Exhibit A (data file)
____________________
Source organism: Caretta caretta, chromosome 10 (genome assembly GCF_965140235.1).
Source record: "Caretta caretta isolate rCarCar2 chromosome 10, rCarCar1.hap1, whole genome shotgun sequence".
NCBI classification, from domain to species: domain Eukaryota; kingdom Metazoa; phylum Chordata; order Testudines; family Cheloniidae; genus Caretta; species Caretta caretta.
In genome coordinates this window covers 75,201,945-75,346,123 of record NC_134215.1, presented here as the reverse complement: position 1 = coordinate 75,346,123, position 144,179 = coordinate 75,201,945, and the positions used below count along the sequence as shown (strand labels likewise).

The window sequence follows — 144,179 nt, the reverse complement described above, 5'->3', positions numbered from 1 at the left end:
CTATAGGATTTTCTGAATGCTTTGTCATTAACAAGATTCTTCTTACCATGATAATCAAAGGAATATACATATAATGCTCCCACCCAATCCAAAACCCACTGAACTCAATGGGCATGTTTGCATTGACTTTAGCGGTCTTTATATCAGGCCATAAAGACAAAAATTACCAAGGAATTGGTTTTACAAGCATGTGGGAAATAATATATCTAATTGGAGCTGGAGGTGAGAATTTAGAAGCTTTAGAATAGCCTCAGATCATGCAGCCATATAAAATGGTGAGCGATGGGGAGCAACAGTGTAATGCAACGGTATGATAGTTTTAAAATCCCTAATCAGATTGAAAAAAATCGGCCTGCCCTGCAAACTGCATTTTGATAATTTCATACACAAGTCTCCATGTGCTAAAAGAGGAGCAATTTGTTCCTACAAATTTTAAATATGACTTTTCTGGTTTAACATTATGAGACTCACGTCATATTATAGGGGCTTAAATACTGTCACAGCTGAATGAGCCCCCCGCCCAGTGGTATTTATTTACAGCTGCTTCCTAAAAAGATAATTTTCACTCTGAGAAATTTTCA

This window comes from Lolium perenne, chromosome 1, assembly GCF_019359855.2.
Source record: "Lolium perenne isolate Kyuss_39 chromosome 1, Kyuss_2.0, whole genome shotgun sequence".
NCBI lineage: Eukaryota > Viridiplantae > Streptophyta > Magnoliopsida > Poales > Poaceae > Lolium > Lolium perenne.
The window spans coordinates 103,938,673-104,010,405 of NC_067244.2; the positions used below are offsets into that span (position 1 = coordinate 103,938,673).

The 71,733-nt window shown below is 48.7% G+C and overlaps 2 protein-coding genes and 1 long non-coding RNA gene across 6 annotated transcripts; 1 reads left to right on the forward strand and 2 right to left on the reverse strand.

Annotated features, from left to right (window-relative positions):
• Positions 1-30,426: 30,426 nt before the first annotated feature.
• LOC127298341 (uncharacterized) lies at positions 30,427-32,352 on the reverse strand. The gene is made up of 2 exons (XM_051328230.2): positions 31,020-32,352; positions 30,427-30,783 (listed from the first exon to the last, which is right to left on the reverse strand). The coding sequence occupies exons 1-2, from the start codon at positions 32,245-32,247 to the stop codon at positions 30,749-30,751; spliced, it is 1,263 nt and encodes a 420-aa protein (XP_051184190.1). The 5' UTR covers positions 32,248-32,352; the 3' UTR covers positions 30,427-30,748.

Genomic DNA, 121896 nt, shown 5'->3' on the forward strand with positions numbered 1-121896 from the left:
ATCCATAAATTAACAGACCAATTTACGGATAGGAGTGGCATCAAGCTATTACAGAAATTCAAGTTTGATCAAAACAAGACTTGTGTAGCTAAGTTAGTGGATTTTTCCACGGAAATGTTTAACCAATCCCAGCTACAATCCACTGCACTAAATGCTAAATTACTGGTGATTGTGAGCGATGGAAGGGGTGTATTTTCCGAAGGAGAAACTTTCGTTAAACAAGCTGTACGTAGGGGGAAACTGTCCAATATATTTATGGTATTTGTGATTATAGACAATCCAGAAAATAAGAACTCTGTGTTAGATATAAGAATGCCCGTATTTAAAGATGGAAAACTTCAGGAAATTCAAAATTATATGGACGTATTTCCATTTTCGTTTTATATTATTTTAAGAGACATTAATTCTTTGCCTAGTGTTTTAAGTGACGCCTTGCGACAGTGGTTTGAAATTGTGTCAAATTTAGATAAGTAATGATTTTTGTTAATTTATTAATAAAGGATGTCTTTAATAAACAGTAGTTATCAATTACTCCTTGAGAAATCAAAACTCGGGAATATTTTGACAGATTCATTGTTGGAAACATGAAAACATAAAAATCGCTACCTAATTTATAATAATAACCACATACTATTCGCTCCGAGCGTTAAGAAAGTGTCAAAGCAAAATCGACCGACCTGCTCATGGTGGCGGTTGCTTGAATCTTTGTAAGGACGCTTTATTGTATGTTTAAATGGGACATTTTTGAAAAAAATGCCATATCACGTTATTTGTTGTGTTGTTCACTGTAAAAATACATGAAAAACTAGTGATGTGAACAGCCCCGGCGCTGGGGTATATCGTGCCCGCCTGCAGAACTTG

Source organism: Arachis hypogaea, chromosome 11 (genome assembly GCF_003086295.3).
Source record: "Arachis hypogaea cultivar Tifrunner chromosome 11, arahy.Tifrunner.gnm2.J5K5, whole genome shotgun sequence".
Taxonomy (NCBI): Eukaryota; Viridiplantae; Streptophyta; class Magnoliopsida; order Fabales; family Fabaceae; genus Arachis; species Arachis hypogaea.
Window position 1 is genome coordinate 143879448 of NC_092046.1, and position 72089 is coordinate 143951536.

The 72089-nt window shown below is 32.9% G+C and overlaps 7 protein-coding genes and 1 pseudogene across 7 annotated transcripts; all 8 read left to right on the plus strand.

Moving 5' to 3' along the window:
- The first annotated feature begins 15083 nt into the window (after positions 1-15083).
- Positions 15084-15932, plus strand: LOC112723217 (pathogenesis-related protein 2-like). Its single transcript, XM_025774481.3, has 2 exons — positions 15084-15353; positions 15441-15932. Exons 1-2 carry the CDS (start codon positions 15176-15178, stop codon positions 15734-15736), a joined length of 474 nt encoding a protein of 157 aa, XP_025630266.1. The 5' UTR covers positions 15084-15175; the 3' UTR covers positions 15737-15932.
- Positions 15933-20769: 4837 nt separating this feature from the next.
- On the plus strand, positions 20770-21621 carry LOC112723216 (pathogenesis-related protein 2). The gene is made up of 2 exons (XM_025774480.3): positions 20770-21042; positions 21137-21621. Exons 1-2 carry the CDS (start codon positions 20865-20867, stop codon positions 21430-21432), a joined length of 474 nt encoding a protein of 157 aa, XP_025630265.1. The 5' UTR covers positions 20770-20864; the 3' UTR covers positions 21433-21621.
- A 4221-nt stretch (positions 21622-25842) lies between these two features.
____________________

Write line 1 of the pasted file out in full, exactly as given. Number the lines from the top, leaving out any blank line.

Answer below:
Source organism: Caretta caretta, chromosome 10 (genome assembly GCF_965140235.1).